Hey everyone, this is our very first issue of IndieStack Weekly, a newsletter for indie makers. The goal of this newsletter is to inspire, support, and inform your journey as an indie maker. Let's dive in.

The Insight

Avoid the sunk cost trap: Anytime we build something, we run the risk of becoming attached to it. This can lead to falling into the sunk cost fallacy, where we continue pursuing something only because of the amount of work or resources that has already been put into it. How much time, money, energy has been devoted to a project in the past is not indicative of its success in the future. Sometimes quitting is the best option. Inspired by this story.

The Indie Web

The News

  • YouTube makes it easier to save on data with new video resolution options: "Along with specific resolutions in the video player, you can now toggle between three separate modes that either favor video quality, data use, or whatever works best for your current internet connection." -The Verge
  • Crypto market takes a dive with Bitcoin leading the way: "Cryptocurrency prices continued to tumble Friday with Bitcoin leading the charge, with prices for the internet currency dipping below $50,000 for the first time since early March." -TechCrunch
  • Twitter tests business profiles so companies can look more profesh: Today, Twitter showed off how a profile for a business could look on its platform. -TNW
  • Twitter may let you tip people for their great tweets right from their profiles: "Twitter has said it’s exploring features like tipping to give people a way to pay other Twitter users, and now we have further evidence that a tip feature may be on the way." -The Verge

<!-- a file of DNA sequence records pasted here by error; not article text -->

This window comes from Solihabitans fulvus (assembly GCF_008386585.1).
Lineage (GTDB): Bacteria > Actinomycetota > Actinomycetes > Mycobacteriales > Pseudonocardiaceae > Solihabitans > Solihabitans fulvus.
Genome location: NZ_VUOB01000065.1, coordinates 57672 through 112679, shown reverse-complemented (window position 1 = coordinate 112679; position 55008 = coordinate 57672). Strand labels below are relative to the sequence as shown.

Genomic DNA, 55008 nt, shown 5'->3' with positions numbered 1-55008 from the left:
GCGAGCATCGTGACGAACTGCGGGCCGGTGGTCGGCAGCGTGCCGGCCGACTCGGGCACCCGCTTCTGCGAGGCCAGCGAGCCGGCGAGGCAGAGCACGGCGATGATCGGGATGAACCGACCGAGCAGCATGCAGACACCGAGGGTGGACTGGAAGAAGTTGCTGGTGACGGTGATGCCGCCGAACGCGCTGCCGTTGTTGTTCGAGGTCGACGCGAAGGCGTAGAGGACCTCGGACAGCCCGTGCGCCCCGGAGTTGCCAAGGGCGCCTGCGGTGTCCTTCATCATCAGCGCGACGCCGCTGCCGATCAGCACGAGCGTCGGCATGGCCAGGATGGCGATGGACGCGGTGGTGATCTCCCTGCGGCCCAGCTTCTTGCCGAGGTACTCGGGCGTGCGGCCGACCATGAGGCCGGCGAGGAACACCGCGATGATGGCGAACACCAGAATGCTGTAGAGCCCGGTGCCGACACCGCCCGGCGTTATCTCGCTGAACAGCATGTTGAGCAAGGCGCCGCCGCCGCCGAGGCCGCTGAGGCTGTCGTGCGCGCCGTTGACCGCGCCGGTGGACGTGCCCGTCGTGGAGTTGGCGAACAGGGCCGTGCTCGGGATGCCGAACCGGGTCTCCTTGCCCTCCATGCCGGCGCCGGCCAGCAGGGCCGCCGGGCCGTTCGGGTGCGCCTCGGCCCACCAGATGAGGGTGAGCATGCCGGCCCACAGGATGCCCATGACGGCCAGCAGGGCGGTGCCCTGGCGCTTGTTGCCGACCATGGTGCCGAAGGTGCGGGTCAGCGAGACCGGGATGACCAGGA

Bonus Reading:

  • NFTs and AI Are Unsettling the Very Concept of History: Nothing could be a greater cultural and ethical shock to archives than NFTs. -Wired

The Answers

This question comes up often. Having two twitter accounts is a lot of work - heck, one twitter account is a lot of work. In the beginning, we recommend keeping everything on your personal account. Here's why: in the beginning, you are your product. People will want to connect with the maker, rather than the product itself. Your story, your struggles and your wins are what sells your product. When you have a product account, the tweets tend to be more generic, and therefore less engaging. Focus on growing one account (your own) and have people get to know and engage with you as a person first, which will naturally lead to them getting to your product.

A landing page with a form is only as good as how many people see it. The bigger driver of collecting interest is putting your product in front of people. The #buildinpublic hashtag is a good start - it actually happens to be a pretty active hashtag, and I would recommend using it consistently, so that people get to know you as someone who shares your journey and lessons. Aside from Twitter, you can post your product on Product Hunt's Ship, where people discover and sign up for upcoming products. IndieHackers is another great place to share your progress/milestones and gain a following of people who are interested in your product. If you are part of any communities, connect with people who might be a good fit for your product and ask for their feedback/input along the way. At the end of the day, it's not so much about the landing page, but about the connections you make through the stories you tell along the way.

The Alternatives

Switch out your big tech products for indie-made ones.

The Community

Premium article: How to Have a Successful Launch on Product Hunt

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